August 02, 2019

New year, new focus for Babcock School

By: Vicki Parsons - IT

  • By BRIANNA KWASNIK Staff Writer
  • Jul 28, 2019

Students at Babcock Ranch Neighborhood School will head back to school Thursday to a campus with a renewed purpose.

The charter school, located in the Babcock Ranch community straddling Charlotte and Lee counties, recently dropped from an A grade to a C, according to the Florida Department of Education. It was the largest grade drop in Charlotte County this year.

Principal Shannon Treece says the drop is a bump in the road that does not define the school or distract from its mission.

“Is it hard to swallow when you get something other than an A? Absolutely,” Treece said. “People have to understand it does take time, that’s part of developing a school and starting from scratch.”

The state grades each school in Florida based on 11 different categories related to factors like test scores and student learning gains from the previous year. Babcock scored a total of 414 points, about 52% of the possible total. Under the current scoring, that’s 2 percentage points from a B and 10 points from an A.

“It was a very real challenge. I’m very transparent with our parents,” Treece said. “People that commit to coming out here understand we’re doing it different, so it’s going to take some time.”

As a charter school, Babcock receives government money but has more flexibility in how to spend it than regular public schools. The school began in 2017 with grades K-6 but has since added seventh- and eighth-grades and plans to eventually add high school grades.

Treece said the school is taking an entirely different approach to education, compared to public schools. Babcock is focused on project-based, hands-on learning, rather than memorizing material from a textbook, she said. Last year, for example, students made their own underwater robots.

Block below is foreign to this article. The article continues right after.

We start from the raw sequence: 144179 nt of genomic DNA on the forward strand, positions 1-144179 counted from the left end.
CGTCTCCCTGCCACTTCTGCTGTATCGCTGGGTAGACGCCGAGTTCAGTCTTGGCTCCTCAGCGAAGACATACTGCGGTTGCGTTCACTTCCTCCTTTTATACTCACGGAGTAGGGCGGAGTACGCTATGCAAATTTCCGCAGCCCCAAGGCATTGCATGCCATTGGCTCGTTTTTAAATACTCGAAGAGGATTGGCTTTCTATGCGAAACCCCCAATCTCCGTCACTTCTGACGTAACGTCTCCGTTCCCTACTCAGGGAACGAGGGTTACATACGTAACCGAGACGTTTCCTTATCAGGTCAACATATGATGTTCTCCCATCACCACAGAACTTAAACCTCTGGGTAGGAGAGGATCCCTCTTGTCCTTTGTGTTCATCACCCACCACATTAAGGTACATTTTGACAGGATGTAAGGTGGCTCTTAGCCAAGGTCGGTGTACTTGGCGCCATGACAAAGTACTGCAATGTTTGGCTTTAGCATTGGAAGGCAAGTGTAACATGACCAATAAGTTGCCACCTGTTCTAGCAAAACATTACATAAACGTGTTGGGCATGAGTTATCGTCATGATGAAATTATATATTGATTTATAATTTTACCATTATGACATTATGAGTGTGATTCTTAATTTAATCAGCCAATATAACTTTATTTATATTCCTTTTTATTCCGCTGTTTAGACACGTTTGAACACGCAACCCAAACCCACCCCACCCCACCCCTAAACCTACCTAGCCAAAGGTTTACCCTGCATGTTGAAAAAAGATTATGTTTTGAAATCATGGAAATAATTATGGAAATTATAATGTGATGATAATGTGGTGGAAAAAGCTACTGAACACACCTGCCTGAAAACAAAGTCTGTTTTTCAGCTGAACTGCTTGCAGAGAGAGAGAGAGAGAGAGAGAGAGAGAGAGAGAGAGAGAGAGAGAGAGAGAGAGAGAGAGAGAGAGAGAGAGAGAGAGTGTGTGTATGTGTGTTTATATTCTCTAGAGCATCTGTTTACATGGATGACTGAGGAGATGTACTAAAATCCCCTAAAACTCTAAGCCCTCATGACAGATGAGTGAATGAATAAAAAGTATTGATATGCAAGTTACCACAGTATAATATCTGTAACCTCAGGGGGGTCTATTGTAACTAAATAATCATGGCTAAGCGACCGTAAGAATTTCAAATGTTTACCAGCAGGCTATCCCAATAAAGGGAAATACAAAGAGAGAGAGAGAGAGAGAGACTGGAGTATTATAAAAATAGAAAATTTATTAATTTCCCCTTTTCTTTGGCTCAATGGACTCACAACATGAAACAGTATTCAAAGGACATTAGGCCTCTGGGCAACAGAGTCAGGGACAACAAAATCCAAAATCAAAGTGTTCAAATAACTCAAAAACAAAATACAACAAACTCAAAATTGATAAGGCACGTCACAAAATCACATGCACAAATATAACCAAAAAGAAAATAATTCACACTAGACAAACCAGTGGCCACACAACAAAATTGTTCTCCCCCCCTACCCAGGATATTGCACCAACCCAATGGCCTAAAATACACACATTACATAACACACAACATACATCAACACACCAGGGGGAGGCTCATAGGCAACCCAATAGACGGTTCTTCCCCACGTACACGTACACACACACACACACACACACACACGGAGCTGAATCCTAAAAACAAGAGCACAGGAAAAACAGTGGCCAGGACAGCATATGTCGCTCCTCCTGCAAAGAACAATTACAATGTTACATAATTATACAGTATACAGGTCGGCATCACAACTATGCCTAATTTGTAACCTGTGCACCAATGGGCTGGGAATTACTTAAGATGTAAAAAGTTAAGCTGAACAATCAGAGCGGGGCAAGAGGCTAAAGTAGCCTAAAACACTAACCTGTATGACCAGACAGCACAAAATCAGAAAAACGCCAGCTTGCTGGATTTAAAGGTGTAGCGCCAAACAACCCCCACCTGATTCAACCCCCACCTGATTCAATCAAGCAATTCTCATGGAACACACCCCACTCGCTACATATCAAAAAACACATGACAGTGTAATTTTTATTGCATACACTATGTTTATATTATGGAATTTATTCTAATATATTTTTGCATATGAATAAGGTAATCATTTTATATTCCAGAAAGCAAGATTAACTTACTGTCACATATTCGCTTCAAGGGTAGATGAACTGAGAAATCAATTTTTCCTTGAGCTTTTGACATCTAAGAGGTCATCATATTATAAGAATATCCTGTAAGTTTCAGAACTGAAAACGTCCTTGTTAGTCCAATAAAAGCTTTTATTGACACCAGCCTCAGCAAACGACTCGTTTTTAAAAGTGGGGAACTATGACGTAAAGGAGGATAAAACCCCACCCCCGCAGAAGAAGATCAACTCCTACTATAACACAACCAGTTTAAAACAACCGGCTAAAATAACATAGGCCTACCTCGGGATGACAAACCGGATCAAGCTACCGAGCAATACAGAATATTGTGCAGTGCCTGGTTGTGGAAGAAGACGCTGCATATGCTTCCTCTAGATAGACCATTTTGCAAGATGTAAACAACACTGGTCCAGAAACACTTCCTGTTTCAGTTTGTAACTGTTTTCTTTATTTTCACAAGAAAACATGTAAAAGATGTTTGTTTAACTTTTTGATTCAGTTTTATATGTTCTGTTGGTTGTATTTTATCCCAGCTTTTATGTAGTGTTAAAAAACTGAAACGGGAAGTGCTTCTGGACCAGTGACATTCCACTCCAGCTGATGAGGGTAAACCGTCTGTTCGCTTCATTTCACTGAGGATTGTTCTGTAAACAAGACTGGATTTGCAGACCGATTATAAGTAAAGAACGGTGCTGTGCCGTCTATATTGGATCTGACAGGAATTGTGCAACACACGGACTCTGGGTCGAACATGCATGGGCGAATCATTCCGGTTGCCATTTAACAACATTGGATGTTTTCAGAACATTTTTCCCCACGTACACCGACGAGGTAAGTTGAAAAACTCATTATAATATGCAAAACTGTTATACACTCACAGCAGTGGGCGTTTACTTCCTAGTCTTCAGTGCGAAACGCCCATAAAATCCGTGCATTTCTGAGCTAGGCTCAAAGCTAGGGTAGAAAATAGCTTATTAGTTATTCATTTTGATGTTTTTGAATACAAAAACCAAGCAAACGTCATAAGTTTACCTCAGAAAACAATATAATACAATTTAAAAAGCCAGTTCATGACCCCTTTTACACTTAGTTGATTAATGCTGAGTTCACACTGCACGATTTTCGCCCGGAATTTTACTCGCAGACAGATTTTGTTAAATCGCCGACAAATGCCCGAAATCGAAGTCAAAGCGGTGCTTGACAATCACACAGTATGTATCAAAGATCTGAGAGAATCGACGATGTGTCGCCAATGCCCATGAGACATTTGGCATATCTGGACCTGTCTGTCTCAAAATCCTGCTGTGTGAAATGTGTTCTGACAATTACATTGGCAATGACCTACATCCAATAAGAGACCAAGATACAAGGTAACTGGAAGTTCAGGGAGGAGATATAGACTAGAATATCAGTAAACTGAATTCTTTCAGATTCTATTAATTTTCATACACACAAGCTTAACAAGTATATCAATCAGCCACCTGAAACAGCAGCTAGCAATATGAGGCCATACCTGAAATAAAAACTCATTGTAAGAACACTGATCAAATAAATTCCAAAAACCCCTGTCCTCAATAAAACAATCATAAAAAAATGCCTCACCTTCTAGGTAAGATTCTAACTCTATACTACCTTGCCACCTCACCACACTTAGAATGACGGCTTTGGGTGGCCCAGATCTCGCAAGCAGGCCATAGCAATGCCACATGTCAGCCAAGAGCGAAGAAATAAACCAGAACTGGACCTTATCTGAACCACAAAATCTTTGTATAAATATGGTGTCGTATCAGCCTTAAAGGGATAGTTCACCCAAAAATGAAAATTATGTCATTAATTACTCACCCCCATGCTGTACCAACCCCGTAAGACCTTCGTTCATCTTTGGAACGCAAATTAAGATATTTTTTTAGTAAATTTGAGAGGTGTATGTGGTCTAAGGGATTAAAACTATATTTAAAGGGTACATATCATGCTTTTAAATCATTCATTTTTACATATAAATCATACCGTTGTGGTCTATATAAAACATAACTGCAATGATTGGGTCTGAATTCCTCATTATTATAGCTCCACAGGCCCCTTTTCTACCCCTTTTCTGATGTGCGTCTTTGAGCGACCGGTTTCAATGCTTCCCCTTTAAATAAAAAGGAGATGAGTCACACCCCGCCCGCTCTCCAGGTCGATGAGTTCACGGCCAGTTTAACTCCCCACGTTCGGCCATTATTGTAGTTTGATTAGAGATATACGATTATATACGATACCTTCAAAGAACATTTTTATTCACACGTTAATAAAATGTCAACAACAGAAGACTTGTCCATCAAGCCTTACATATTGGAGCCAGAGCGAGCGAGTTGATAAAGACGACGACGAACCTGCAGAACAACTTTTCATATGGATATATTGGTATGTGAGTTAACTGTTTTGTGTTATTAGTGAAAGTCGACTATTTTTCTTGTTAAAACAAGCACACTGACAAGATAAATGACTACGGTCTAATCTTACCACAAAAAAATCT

She attributes the grade drop to the increase in enrollment, which required teachers to familiarize themselves with new students and how to handle and close potential academic gaps.

In 2017-18, Babcock had only 156 students enrolled. For the 2018-19 school year, that number jumped to 355.

For this upcoming school year, there will be 425 students enrolled. The building has a capacity for 520.

Currently there are 252 students on the waiting list for Babcock Ranch Neighborhood School. Families are able to sign up for the lottery system for enrollment online.

The Babcock Ranch community was developed by Kitson & Partners, which doesn’t seem concerned that the grade drop will have any effect on Babcock’s efforts to appeal to families.

“Our student population more than doubled last year and that brought significant challenges in terms of the annual grading system,” said Lisa Hall, public relations manager for Babcock Ranch, “But our teachers and staff rose to the challenge of helping students who started off behind the curve close the gap by the end of the year.”

“We are incredibly proud of our school and have no doubt that it will continue to be a significant draw for young families,” said Syd Kitson, CEO of Kitson & Partners. “When they step into a classroom they will see the enthusiasm, the engagement, and the learning that goes on there every single day.”

Treece said prior to the new school year, officials had to step back and consider what made sense for them. Though they could have filled the school to capacity, they don’t want to lose sight of their goal of student growth, and growing the “whole student.”

The school staff anticipated possible challenges as much as they could, but ultimately, Treece said, the staff had a steep learning curve with new students coming in. They had to give them a baseline assessment to see where they were at academically, and then, develop a plan to help them prepare for the Florida Standards Assessment exams.

“We knew we had a lot of kids coming in with academic gaps,” she said. “We don’t have the luxury of two to three years before they take their state assessment.”

A challenge the school faces, Treece said, is finding balance: adding needed resources to the school, while still adding new students.

“We also knew we couldn’t add 200 more kids again. It’s about balance,” Treece said.

This year they decided to slow the growth and give students and teachers a chance to acclimate.

“We want to continue to stay the course, not lose the mission of what the school was developed for,” Treece said.

Some of the resources the school added this year were staff support positions, including: additional paraprofessionals, an additional ESE teacher, IT coordinator, and a math intervention coach.

“How we respond is going to define us,” she said. “We’re not going to move the academic rigor bar, we’re going to figure out how to get them there.”